Consign your grain to me and get prompt service, careful attention,
and highest market prices. ^     CDIXII^ DRAWER
Reference: UNION BANK OF CANADA,   aj.  Sri INK.,      1300.
(Until recently represented by the  late  E. O'Reilly,  Esq.)
All kinds of grain purchased ln Car   Load Lots.    Write ns for top prices
and shipping instructions.   Any grade  of wheat, oats, barley or flax.
P. 0. Box 629, WINNIPEG, MAN.
•rata ta ear lata taught — trask  ar saM aa   otantidia    ReasoaaMa
1 Ina— ■>•**,     Prompt Daturas.      CaT-rtapoadence  »o.i**U-*4     K»l«r«E«J
A**. %—— ta Winnipeg.
HT*     Mk     W      W f,£_K VEGETABLE SICILIAN
In A.Lr.Uo Hair Renewer
Makes the hair grow Ions -nd heavy, and keeps it soft and glossy.
Stops falling hair and cures dandruff. And it always restores
color to gray hair.  Sold for fifty years.    u*-ab\*K_tTci^-Z7a^m''
If It is a Question of Warmth use
It Retains Heat and Keepa e«t Cold.
Write  for   Samples   aad Prices.
TEES & PERSSE, Limited., Agents, Winnipeg.
(!yi>r—I understand the production
of VVhlght'8 rural drama lias been
postponed, ,
Myer* -So? What's the trouble?
Oyer—One <>t' the Vans In the barn*
yard Bcene objected to the stage setting, 1 believe.
MINIM'S LINIMENT for Sale Eyeryikcn
Gloom  Dis.ieller.
"Ali!" she sighed,   "I seem   t<* be
iii]"ii  with gloom that  cannot be dls* I
"iiii. don't despair." he rejoined,;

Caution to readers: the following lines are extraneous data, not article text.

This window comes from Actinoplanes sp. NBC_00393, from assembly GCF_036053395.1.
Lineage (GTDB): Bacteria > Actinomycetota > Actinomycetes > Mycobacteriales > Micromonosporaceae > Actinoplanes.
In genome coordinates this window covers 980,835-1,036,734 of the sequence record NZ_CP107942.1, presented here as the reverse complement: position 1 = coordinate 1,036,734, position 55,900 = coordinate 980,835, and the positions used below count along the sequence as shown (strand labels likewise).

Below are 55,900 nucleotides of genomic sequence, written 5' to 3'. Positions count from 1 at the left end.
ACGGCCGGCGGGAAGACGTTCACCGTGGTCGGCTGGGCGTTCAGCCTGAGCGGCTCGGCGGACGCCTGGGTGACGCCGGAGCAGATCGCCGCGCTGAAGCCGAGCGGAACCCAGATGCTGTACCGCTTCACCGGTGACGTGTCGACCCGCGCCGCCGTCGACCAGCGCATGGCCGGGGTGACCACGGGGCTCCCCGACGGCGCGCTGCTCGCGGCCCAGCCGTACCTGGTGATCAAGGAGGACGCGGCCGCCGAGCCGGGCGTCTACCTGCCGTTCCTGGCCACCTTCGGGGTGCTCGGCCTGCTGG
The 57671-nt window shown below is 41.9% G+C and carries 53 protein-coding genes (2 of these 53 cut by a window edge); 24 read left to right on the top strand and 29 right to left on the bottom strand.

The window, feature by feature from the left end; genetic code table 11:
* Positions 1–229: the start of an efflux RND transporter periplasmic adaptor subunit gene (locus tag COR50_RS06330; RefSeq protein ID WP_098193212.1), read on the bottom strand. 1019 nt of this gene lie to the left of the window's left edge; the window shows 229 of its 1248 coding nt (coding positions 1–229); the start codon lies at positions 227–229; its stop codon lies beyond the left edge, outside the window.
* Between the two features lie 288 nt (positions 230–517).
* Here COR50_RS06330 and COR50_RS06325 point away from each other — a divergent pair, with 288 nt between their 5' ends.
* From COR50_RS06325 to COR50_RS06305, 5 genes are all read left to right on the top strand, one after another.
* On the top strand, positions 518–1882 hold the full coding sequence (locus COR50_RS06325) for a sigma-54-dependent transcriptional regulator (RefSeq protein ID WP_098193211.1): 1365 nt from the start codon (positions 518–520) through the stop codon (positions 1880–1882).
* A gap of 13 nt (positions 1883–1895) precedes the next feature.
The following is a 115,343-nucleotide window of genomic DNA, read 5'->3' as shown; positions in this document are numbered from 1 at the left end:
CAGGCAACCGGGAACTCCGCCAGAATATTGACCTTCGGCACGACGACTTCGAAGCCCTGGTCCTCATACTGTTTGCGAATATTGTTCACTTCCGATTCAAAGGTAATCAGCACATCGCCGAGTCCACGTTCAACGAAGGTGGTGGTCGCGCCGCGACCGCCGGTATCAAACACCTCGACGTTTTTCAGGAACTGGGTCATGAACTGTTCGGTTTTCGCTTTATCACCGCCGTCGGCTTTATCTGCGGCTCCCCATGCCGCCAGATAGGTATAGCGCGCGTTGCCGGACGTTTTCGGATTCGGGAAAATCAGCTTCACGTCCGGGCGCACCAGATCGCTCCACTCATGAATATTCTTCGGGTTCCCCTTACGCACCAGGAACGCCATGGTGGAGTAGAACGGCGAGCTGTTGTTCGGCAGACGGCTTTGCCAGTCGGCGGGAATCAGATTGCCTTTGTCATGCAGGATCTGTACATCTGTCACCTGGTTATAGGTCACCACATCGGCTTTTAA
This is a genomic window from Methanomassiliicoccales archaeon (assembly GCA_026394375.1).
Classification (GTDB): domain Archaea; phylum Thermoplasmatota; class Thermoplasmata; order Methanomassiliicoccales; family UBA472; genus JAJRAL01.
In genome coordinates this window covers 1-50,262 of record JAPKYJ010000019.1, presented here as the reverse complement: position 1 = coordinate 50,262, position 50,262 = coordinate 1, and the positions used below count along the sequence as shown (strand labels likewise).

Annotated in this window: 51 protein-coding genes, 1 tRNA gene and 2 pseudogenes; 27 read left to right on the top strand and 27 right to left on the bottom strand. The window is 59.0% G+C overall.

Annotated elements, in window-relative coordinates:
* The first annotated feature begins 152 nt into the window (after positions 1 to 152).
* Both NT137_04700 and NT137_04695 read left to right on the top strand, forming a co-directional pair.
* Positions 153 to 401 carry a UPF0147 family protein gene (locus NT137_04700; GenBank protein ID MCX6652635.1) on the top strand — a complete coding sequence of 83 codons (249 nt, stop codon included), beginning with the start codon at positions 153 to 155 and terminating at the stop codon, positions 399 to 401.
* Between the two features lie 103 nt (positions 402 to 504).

"Later on, when radium gets cheaper]
you can swallow a small piece."
Nn mi'' need tear .hotera or any!
summer complain! If they have shot*
tie nt Dr .1. ii. Kellogg'a Dysentery
Cordial ready tot um u corrects alia
looseness ol the bowels promptly and
causes a health) and natural action.
This is a medli Ine adapted for 1 he
young and old, rich and poor, and la
rapl'dly becoming the mum popular
medicine for cholera, dysenl ry, etc.,
in the market,
Superfluous Hair
■Uctrolyrdi, Irt; or depilatories at*
offered yoa oa th* hat* wore) el the
operator* and manufacturer,* D 8
MIRACLBlenot. Itu th* onlySMthed
whloh la ladov-Md by phyiieieni, in-
geoai, dermatologist*, n>*d>eal Jenrnela
•nd prominent magaiin**. Booklet will
will b. wot tree, la plaia, seeled
Your money beck without question tf
it (ails to do all th*i I* claimed lot It.
DB  MIRACLE   mailed.   —.1*4  ta
plain wrapper, pa receipt of fl.    Writ*
for it to -lay to l' fi MIRACLB OHBM
IOAL CO., 21 Qoaai  Btbjub Wast,
Toaoato, or
8IMPS01 asKar
•ioKi)f**>. *Kr.
The Dominion Uovernmenl has de*
manded a full Investigation Into hus
pected bogus ballots
Will   Not   Be ""Publiahed.
Tha Arni\ lournal, a publication
which was d< nnitelj announced for
January is nol to be published ut all.
Vty    rvi    *->    No    SIS THK DRILL. S10CAK. B. C. JASC^EIY 0, 1W&.
G. K. SMiTHKBiKr.Ai.R, Editor and Prop.
Legal Advertising 10 cents a line ior
th* first insertion and 5 cents a line each
subsequent insertion.
Certificates of Improvement, |7 each.
Transient advertisements at same rates
as legal advertising.
Locals will be charged 10 cents a line
fer each insertion.
Commercial Rates made known upon
The Subscription is $2 per year, strict*
ly in advance; (2.50 a year if not so paid.
Address all letterB to—
Slocan, B. C
The salmon packers of thecoast are
■seeking assistance from the Laurier
government. Lumbering aud miniug
also require attention.
Party discords have beeu such
nmong the Liberals iu Quebec that
Hou. Mr. Parent has been compelled
to resign the premiership.
Tho first meeting of the commission
appointed to inquire iuto the operations of the Assessment Act will be
hold in Victoria ney t Tuesday.
The upper Slocan Will win fame this
year more by reasou of tho zinc shipped than of silver-lfead ores. A sharp
fight is promised between the Great